Over the summer, Jarrett Azar ’20, a computer science and studio art double major who’s also a digital learning assistant, and Senior Instructional Design Consultant Tim Clarke used images, videos and Microsoft Word files from Leisawitz and Viale to build Spunti. They quickly learned that pasting content into Pressbooks from Word—tables, especially—required a significant amount of reformatting, and language textbooks include a lot of tables.
“We wasted a lot of time that we could have avoided wasting if we just had built everything directly on Pressbooks, which is what we’re doing now,” for the spring-semester book for Elementary Italian II, Viale says.
The Book’s Debut
The first semester of OER use has been successful, if work-intensive, the instructors say. They use it in tandem with Canvas (for quizzes and exercises) and a printed course packet that students can write on.
“We seem to be keeping pace to what we used to do with the regular textbook, and we think the course is more interesting and engaging than our old courses were,” Leisawitz says.
“We’ve been very careful to try to compare how much are they learning compared to before. We touch base every week: How did the week go? Was our approach and the material we developed effective? What can we change for the second iteration of this course?” Viale adds. “Because our goal is not limited to providing a cost-free course; we also want a more effective experience for the students. That’s the ultimate goal: that the students learn just as much if not better.”
In addition to language instruction, Elementary Italian focuses on contemporary Italian culture, and the flexibility of the OER allows Leisawitz and Viale to add in cultural news as it happens. It also allows them to shift around lessons from week to week and to focus most on what their students are interested in—which does create more work for them than they previously had.
Still, student response has been positive, and though Leisawitz stresses that they aren’t trying to poach students, at least one student switched into the class after learning no textbook purchase was required.
“Ideally, if we can all go textbook-free, then the whole department can really reap the benefits of our ‘pioneering’ hard work in Italian,” Viale says.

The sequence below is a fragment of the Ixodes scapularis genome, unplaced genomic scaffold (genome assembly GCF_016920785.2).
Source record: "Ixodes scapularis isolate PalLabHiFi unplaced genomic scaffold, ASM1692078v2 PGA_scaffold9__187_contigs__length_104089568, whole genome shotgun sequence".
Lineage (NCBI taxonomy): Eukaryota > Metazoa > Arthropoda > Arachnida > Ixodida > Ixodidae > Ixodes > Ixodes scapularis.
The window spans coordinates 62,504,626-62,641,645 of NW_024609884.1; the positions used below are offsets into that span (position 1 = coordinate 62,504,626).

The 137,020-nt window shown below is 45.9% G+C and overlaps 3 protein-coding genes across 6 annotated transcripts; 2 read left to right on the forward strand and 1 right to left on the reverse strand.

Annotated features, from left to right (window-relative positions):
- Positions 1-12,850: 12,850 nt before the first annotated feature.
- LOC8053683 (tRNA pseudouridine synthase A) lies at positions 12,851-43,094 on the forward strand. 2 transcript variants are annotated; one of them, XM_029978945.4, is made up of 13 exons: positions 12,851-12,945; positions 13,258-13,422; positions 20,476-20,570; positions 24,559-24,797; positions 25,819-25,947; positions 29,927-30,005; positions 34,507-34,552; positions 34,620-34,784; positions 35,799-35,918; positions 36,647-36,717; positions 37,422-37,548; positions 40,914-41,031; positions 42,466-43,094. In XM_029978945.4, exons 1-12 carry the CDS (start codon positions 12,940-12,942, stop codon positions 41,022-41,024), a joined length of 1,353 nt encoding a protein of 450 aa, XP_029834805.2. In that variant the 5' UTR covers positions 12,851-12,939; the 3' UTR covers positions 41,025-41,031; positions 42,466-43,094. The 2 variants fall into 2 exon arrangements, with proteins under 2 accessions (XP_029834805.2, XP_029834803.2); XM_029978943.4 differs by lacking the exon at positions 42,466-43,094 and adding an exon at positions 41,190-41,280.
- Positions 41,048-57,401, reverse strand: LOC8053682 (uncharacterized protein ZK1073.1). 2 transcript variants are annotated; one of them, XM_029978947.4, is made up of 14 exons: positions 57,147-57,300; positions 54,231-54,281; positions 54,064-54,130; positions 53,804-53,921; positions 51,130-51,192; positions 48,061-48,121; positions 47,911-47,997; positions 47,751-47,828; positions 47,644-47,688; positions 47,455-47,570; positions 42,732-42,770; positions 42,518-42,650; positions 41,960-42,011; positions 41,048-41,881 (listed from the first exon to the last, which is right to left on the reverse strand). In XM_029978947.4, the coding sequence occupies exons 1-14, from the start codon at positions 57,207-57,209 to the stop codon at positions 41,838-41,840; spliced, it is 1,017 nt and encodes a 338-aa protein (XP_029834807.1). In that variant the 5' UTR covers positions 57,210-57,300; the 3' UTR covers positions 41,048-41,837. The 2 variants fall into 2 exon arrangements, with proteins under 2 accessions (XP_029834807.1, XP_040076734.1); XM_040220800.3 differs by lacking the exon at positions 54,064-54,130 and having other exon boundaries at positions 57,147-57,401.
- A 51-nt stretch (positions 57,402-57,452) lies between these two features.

The Way Ahead
This month, Leisawitz and Viale will give a presentation to their colleagues in the Department of Languages, Literatures and Cultures about their experience. The College has signed a one-year contract with Pressbooks, which will give the Office of Information Technology time to build a place to host all future OERs internally. And Taub-Pervizpour is applying for external grants to fund OER development, adaptation and use on a larger scale.
Clarke notes that OER adoption doesn’t always mean creating an entire book from scratch, as Leisawitz and Viale did: “It’s only necessary when a high-quality open textbook doesn't already exist in some form,” he says. “That's why the Pressbooks platform will be so useful—it's equally suited to authoring original open textbooks as it is to adapting open textbooks that exist.”
And given Muhlenberg’s strong tradition of faculty-student collaboration, Clarke anticipates that faculty exploring OERs may want to involve students in the process of adapting existing content and creating new content to be used in the classroom.
Azar was glad to be the student helper for this initial project: “I knew what an OER was before, but I’ve grown a lot in wanting them to be a big initiative on Muhlenberg’s campus,” he says. “Something that’s always been important to me is trying to eliminate those secondary costs of college.”